One occasion where I got it right was when someone who organised a local business club asked me to do some PR for her company. It was my first year in business and I needed more work. However, I’m a tech specialist and she worked in financial services, which requires very specific skills. I knew immediately it wasn’t for me, but fortunately I had a solution – a former (and trusted) colleague who’d also set up her own business and had many years’ experience in the sector. I put the two of them in touch, they hit it off and worked together for several years. The result was a success for all parties: excellent media coverage, both people remained good contacts of mine, I wasn’t stressed by trying to do work I didn’t have the skills or knowledge to do or ruin my reputation by doing a bad job, and the PR colleague passed on some other work to me.
2. Don’t be seduced by a challenge – and if it smells fishy, it probably is
In year two I wasn’t so smart. I wasn’t as busy as I would have liked and was flattered to be contacted by a tech company with an exciting new product. I should have said no when they said they wanted to get it into the national press – not my strong point – and looking back with 20:20 vision I should have asked more questions during the briefing, as something didn’t seem quite right. But they positioned it as a challenge, so I said yes. Unfortunately I wasn’t able to generate any national interest – and then I found out that they’d already try to do the same thing themselves, and called me in when they were unsuccessful. So the product wasn’t even new! The lesson I learnt was that if it’s outside your comfort zone, and especially if something doesn’t seem quite right, trust your instincts and quickly and firmly say NO THANKS.
3. Don’t overload yourself – remember that work-life balance
Recently a combination of retainer work, my own holidays and an urgent project meant I found myself working late into the evenings and going to bed with list of actions and priorities whizzing round in my head. Add to that the need to change all my personal emails away from my previous account (not recommended but unavoidable) and the pressure was on.
I managed to get everything done, but realised that I didn’t want to continue at the same rate indefinitely. As Sam pointed out when we discussed it, you need to remember why you started freelancing in the first place. In my case, that means time for family and friends, hiking, work with a community group, my new hobby of kiln-fired glass and our extremely bouncy rescue dog.
So we reorganised a few things, made sure everyone was playing to their strengths, and life is now returning to normal. The question I’m asking myself is why, when I’m so busy, did I offer to write a blog? When I suggested it Sam’s response was “that’s really funny” – but here I am. So practice saying no when life gets too frantic. Believe me, it gets easier every time!
Simona Cotta Ramusion shares lessons learned from her first year as a freelance PR and digital marketing consultant:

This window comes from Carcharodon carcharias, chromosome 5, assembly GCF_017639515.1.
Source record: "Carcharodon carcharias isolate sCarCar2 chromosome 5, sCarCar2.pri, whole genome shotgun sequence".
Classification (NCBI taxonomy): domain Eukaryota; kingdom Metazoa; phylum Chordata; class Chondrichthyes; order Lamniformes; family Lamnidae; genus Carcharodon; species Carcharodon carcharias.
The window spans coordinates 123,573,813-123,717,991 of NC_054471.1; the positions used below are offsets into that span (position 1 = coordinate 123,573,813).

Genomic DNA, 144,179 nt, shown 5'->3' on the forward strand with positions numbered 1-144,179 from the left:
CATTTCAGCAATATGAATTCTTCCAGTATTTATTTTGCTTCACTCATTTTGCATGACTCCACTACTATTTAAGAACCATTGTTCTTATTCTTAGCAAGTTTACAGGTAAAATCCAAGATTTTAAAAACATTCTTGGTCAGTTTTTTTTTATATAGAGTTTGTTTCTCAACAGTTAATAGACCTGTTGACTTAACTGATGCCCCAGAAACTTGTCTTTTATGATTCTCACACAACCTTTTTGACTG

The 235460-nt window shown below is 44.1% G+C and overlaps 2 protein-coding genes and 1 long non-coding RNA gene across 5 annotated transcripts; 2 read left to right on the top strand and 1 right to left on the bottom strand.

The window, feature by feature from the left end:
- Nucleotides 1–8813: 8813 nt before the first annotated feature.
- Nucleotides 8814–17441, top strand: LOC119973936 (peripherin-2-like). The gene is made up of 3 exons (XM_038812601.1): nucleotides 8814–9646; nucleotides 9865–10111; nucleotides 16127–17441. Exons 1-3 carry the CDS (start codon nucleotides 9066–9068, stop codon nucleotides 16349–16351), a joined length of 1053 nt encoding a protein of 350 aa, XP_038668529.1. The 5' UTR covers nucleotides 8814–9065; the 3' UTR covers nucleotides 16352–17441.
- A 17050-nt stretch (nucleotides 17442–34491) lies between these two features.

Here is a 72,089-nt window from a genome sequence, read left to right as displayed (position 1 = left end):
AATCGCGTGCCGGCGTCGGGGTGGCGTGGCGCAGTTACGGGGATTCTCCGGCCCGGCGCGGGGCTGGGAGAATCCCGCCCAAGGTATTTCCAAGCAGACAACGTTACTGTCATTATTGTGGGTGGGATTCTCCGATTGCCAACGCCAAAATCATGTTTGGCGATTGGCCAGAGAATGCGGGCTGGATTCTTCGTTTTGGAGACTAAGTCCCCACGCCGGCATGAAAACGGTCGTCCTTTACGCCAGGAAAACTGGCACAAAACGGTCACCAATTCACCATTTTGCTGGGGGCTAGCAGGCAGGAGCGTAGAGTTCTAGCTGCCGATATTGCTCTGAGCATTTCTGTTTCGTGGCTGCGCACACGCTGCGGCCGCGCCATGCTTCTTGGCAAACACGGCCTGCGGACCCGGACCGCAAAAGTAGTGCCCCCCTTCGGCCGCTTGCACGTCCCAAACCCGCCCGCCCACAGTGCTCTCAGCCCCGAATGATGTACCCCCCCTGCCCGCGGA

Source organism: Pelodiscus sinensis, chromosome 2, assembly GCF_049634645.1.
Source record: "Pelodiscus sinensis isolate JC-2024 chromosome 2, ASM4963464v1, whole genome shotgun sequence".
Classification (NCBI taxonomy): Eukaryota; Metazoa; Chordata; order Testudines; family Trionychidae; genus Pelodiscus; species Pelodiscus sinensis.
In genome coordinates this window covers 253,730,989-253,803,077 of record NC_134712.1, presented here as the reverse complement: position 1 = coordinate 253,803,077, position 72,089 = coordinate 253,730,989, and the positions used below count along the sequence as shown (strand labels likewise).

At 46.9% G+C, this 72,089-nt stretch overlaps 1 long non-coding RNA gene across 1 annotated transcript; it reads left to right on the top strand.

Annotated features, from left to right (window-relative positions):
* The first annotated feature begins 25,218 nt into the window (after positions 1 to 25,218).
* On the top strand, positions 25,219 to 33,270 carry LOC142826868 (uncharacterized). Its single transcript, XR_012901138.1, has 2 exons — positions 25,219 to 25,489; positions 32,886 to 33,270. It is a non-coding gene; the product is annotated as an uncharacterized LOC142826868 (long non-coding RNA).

So it’s already been a year since I took the plunge into freelancing and it’s certainly been a crazy, scary, and self-rewarding time for me. As the summer approached, I remember starting off tentatively, double-double-double checking every email I was about to send out and running every action past Sam. But after a few weeks I found my feet …and my voice. As I started working with different clients and different accounts, I rediscovered the real me, a more confident “me” who could take an active role in new prospects’ meetings, could produce good writing, and could come up with interesting suggestions for her clients without being scared of saying the wrong thing.
1. Its Ok to be scared: being scared helped me to look at different options and opportunities; it helped me focus on the job; and, because it doesn’t come natural to me, it forced me to go out there and look for some local networking events.2. Find a good accountant: you won’t believe how important this is when you start off. S/he will help you:
- Decide whether you want to set up a Limited company or be a sole trader – there are different tax implications here depending on what type of business you are in, who you are going to work with etc so ask friends if they can recommend anyone or look on LinkedIn;
- Set up the Company for you;
- Recommend contacts for opening a business bank account;
- Set you up with accounting software or spreadsheets for recording your accounts
- Advise you on business expenses;
- Do your financial year end accounts:
- Recommend a pension advisor.
3. Set up a healthy and comfortable office space: again, from experience (back aches, neck aches, colds) it is important that you have a good size desk, not too close to a radiator and not too close to draughts; if possible, do invest in a laptop stand and a second monitor, (I found it free through a local company that was refurbishing their offices… you’d be surprised what gets thrown away). And if things are going well after a year, reward yourself with a new laptop.
4. Learn from your mistakes: like in any job, things sometimes don’t go to plan and when this happens as a freelancer you feel the blow even more. When this happened to me, I was able to look at why this situation had occurred and what could have been done differently. This has helped me take a different, customised approach for each of my clients, as each operates differently.
5. Be prepared to work on weekends or when other family members are on holiday. The myth that freelancers can take days off when they want it is not true. Especially at the beginning, you must be prepared to work long hours, be idle in the middle of the day and work late evenings. But…it is definitely a rewarding day – and that for me is what matters.